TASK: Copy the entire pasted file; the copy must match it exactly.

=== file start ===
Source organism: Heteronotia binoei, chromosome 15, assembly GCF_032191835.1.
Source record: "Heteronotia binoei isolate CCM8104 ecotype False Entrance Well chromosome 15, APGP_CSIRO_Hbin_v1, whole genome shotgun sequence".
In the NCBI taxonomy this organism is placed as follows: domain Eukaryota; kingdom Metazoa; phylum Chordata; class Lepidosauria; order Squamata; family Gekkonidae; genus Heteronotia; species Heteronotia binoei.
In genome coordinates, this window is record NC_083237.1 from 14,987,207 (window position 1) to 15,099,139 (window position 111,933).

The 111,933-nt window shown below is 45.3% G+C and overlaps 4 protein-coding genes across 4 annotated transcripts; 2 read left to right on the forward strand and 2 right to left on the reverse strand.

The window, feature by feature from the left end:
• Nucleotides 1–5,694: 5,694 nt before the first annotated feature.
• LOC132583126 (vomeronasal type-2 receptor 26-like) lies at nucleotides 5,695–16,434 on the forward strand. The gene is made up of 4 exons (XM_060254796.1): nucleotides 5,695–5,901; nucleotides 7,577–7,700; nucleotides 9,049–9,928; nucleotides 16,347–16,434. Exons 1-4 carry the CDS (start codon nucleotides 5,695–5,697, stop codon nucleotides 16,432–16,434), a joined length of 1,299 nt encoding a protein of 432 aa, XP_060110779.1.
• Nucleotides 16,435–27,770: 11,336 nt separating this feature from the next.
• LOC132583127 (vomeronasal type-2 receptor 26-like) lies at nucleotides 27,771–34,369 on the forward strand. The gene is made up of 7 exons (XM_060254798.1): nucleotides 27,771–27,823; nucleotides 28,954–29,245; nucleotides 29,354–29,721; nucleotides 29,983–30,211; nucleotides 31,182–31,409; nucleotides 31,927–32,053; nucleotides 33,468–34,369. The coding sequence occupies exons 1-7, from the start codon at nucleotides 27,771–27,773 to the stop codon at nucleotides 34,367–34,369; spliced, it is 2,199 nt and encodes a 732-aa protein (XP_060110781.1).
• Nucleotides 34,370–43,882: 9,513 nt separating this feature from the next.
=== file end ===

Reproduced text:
Source organism: Heteronotia binoei, chromosome 15, assembly GCF_032191835.1.
Source record: "Heteronotia binoei isolate CCM8104 ecotype False Entrance Well chromosome 15, APGP_CSIRO_Hbin_v1, whole genome shotgun sequence".
In the NCBI taxonomy this organism is placed as follows: domain Eukaryota; kingdom Metazoa; phylum Chordata; class Lepidosauria; order Squamata; family Gekkonidae; genus Heteronotia; species Heteronotia binoei.
In genome coordinates, this window is record NC_083237.1 from 14,987,207 (window position 1) to 15,099,139 (window position 111,933).

The 111,933-nt window shown below is 45.3% G+C and overlaps 4 protein-coding genes across 4 annotated transcripts; 2 read left to right on the forward strand and 2 right to left on the reverse strand.

The window, feature by feature from the left end:
• Nucleotides 1–5,694: 5,694 nt before the first annotated feature.
• LOC132583126 (vomeronasal type-2 receptor 26-like) lies at nucleotides 5,695–16,434 on the forward strand. The gene is made up of 4 exons (XM_060254796.1): nucleotides 5,695–5,901; nucleotides 7,577–7,700; nucleotides 9,049–9,928; nucleotides 16,347–16,434. Exons 1-4 carry the CDS (start codon nucleotides 5,695–5,697, stop codon nucleotides 16,432–16,434), a joined length of 1,299 nt encoding a protein of 432 aa, XP_060110779.1.
• Nucleotides 16,435–27,770: 11,336 nt separating this feature from the next.
• LOC132583127 (vomeronasal type-2 receptor 26-like) lies at nucleotides 27,771–34,369 on the forward strand. The gene is made up of 7 exons (XM_060254798.1): nucleotides 27,771–27,823; nucleotides 28,954–29,245; nucleotides 29,354–29,721; nucleotides 29,983–30,211; nucleotides 31,182–31,409; nucleotides 31,927–32,053; nucleotides 33,468–34,369. The coding sequence occupies exons 1-7, from the start codon at nucleotides 27,771–27,773 to the stop codon at nucleotides 34,367–34,369; spliced, it is 2,199 nt and encodes a 732-aa protein (XP_060110781.1).
• Nucleotides 34,370–43,882: 9,513 nt separating this feature from the next.